small liberal arts college

He looks like a beatnik 1960s art teacher at a small midwestern all-women’s liberal arts college, and I am all in for it. (I can imagine the scenario in a ye olde teen movie on TCM: “Have you had Professor Gyllenhaal for Art Intro?’ asks Mary-Lou. “He’s the dreamiest!”)


I don’t know why I can’t stop thinking about Diana Gabaldon’s comment to that poor girl who came to her for advice. Usually, I roll my eyes at Diana and I move on. But I can’t do that today.

Maybe it’s because I’m thinking about going back to school. And it’s the scariest thing on Earth for me to think about. Maybe it’s because I remember being 18 years old and asking those questions of people I admired and my dreams being squashed until all that was left was a small, scared teenage girl who didn’t know what she wanted out of life.

I am a creative person who thrives on dreams and chaos. I hate structure, unless it is structure that helps to regulate the constant whirlwind in my brain. I can’t make decisions without the input of 700 people and I second guess every step I make.  I want to believe I’m a talented writer, people have told me I am, but I can never be sure. I am my own worst critic. Be that the depression or my temperament, I’m not sure.

When I was seventeen and looking forward to starting college, I had two requirements. I wanted to be a creative writing major and I wanted to attend a small liberal arts college. I started my college visits, was offered scholarships to several, and was really looking forward to being in a creative environment. I was stuck between two colleges, North Central in Naperville, Illinois, and Reed College in Portland, Oregon. I had gotten a $7k a year scholarship at Reed and a $14k a year scholarship at North Central (for their speech program)…they barely made dents in the tuition, but I knew what I wanted.

Then one day, while I was struggling with my decision between the two, I asked my mom for advice. Immediately, she told me she had been thinking about it and she didn’t want me to go into debt for school. She told me to apply to our local state university for two years and then I could transfer to a liberal arts college. We fought for days over it, but I eventually gave in.

I never made it to the liberal arts college.

When the time came to start school, I brought all of my paperwork home and my mom, step-dad, aunts, uncles…everyone…immediately started telling me how much of a mistake it would be to be a creative writing major. “You won’t make any money!” “You don’t want to go into debt for a useless degree!” My mom (and later, three teachers) suggested political science. “You can go to law school!” “You can work in politics! You’ll be much happier with that degree.”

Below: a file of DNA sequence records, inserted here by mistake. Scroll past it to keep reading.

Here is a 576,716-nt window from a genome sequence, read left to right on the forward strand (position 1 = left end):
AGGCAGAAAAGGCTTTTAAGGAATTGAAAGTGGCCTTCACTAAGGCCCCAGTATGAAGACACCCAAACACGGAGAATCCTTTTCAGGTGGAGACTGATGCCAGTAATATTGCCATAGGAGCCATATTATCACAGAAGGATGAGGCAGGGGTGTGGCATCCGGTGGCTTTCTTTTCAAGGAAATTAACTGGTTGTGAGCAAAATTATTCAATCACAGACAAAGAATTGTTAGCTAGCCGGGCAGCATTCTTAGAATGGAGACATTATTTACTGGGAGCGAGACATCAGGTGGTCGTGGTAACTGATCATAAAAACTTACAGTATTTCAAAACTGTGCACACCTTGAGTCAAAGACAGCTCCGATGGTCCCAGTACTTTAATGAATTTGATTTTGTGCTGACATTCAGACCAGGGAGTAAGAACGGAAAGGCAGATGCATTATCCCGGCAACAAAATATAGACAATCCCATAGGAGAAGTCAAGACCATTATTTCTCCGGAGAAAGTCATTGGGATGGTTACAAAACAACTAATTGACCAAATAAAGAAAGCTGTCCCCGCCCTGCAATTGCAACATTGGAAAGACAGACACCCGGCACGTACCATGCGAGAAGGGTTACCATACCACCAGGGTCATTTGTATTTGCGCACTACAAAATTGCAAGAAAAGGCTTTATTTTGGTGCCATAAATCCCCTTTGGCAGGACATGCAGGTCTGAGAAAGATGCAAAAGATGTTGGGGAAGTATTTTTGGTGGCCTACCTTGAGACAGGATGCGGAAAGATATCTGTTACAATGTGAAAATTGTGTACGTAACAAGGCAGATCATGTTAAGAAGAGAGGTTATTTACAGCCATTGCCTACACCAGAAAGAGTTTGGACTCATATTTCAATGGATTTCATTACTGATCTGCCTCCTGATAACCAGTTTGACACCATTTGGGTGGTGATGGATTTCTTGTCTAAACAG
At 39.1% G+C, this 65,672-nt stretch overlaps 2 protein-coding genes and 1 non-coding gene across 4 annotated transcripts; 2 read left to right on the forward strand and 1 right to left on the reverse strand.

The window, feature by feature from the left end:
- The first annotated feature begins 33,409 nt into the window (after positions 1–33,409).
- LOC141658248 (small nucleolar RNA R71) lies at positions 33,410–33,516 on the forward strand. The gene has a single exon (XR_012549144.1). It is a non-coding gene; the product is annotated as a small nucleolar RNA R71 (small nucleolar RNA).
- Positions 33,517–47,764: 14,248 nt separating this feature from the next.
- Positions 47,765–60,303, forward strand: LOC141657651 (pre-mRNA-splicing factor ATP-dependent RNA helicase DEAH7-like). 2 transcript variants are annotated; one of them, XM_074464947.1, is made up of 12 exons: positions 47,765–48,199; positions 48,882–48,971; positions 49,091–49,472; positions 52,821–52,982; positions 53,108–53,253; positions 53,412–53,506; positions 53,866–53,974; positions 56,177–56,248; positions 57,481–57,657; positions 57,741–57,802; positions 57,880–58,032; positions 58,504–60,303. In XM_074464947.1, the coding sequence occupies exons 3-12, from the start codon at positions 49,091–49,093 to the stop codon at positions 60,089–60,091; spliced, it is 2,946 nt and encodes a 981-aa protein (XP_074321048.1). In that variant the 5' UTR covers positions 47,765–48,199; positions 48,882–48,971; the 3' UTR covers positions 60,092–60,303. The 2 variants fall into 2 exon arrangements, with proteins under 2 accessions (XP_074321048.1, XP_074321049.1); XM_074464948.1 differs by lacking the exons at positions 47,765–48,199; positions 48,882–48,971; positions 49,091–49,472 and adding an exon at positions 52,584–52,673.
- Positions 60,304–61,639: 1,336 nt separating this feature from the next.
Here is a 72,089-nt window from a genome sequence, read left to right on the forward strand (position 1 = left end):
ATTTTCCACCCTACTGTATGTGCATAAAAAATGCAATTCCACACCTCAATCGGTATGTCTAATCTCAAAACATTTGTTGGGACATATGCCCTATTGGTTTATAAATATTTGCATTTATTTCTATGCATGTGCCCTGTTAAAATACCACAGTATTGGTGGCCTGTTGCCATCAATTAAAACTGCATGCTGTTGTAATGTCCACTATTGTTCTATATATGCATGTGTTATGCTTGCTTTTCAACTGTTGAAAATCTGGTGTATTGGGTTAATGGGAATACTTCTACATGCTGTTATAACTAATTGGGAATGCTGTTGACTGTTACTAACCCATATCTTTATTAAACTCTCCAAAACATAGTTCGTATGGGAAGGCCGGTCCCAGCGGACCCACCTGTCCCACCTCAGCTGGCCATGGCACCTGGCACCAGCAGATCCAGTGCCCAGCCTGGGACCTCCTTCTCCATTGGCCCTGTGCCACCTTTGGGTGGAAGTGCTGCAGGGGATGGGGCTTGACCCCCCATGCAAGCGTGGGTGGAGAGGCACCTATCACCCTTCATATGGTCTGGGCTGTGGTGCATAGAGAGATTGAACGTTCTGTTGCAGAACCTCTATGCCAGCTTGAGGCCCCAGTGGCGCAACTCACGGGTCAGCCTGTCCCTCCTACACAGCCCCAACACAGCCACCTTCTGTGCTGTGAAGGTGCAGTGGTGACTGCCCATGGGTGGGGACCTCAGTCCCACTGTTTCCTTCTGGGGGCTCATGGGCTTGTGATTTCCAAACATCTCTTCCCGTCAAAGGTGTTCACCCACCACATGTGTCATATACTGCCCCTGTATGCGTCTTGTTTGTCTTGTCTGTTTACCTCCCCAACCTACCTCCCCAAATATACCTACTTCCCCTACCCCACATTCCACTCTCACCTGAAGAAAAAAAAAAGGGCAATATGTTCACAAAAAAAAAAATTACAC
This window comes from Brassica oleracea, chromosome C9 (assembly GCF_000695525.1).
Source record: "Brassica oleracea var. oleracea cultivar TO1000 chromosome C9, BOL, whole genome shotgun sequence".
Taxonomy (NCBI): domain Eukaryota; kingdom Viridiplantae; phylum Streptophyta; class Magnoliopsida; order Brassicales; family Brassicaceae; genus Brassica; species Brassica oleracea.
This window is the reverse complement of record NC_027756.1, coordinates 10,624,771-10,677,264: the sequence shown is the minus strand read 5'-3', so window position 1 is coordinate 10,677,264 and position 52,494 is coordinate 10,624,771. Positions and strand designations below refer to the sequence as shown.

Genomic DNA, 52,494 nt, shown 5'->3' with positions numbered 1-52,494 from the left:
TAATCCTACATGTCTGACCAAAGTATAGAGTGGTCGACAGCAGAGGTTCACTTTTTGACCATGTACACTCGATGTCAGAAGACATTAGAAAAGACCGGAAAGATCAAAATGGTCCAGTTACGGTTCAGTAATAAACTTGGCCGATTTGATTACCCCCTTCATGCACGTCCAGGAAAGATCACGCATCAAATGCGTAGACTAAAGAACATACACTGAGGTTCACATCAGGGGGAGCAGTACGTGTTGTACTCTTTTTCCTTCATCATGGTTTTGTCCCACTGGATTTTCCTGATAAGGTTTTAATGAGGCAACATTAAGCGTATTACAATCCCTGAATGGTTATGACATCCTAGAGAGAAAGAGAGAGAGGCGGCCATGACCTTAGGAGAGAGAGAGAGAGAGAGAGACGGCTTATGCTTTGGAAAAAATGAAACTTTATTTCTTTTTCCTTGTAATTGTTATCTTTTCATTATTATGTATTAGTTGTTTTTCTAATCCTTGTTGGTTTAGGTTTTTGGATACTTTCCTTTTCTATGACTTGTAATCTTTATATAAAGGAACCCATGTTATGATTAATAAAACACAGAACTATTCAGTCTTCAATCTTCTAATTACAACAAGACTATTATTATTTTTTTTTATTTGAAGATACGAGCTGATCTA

I wasn’t.

I lasted a year and a half in college, following everyone else’s dreams for me. I took sixteen credit hours, worked two jobs, and started on a downward spiral that ended with me crying in a professor’s office, telling him I couldn’t do this, I couldn’t continue on. I was drunk, my hips were bleeding from having cut myself, and I hadn’t eaten in two days. By then, I had changed my degree to English ( “You can be a teacher!”) and there wasn’t a second of college I liked. I was miserable in a state school of thousands of students, being taught by professors who didn’t know me, and studying something I didn’t want to.

I dropped out the next day. It was meant to be a short term solution to a big problem. I got treatment for depression and anorexia, and the plan was for me to go back. But the experience was so scarring that every time I’ve tried to go back, I suffer giant panic attacks.

Every day, I wish I hadn’t listened to my mom. I wish I had listened to my gut. Even if it had led to me being in debt, even if it had led to me asking someone if they want fries with that…I wish I had followed my passion and my dreams. I work a job I hate right now, I’m in debt, I work an 8-5 job with benefits…and I’m deeply unhappy.

Sometimes, most of the time, following the money isn’t the answer. Following your heart often is. And for Diana to try to tear that away from a young woman who is in a difficult period of her life, it shows how little this woman has learned. Writers, in my experience, are often extremely empathetic and caring. They are romantic souls who see people in varying shades of gray, instead of black and white. To yearn for money is not to see the world for its beauty, love, tragedy, and ugliness. 

My advice to the young woman who contacted Diana? Follow your dreams. Follow your heart. Learn to love yourself and the world and college. You may struggle when you’re out, you may take jobs that you would NEVER dream of taking, but none of that will make you a failure.

You’re a failure when you’ve given up. Not when you keep on fighting for what you love. Not when you take a job that others look down upon to follow your passions.

Small Liberal Arts School Gothic
  • Is that a frat party or a funeral pyre you see in the distance? You wouldn’t wonder except… there was that one time.
  • Watch out for a capella groups… they’re everywhere, and they seem to be multiplying. Were there so many last week? Did they have so many harmonies? Those haunting, otherworldly harmonies…